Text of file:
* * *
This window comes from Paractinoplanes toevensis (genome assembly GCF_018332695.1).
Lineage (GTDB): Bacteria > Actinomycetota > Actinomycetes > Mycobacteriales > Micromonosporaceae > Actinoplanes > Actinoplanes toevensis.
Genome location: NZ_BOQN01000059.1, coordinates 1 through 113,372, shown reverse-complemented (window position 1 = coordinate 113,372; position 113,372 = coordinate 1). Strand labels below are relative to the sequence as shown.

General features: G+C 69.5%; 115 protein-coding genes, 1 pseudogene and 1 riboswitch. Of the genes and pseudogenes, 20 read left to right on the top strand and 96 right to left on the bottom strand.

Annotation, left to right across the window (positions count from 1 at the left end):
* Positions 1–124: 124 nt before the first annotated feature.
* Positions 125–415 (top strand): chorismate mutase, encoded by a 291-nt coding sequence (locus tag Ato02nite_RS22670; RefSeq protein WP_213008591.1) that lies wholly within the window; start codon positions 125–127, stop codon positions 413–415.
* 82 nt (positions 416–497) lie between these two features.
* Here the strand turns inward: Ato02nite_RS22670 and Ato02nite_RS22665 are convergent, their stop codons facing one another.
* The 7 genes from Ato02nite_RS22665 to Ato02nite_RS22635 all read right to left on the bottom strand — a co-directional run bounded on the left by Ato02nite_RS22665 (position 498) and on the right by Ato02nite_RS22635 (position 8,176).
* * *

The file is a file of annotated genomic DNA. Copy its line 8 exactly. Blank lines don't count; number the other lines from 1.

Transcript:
* 82 nt (positions 416–497) lie between these two features.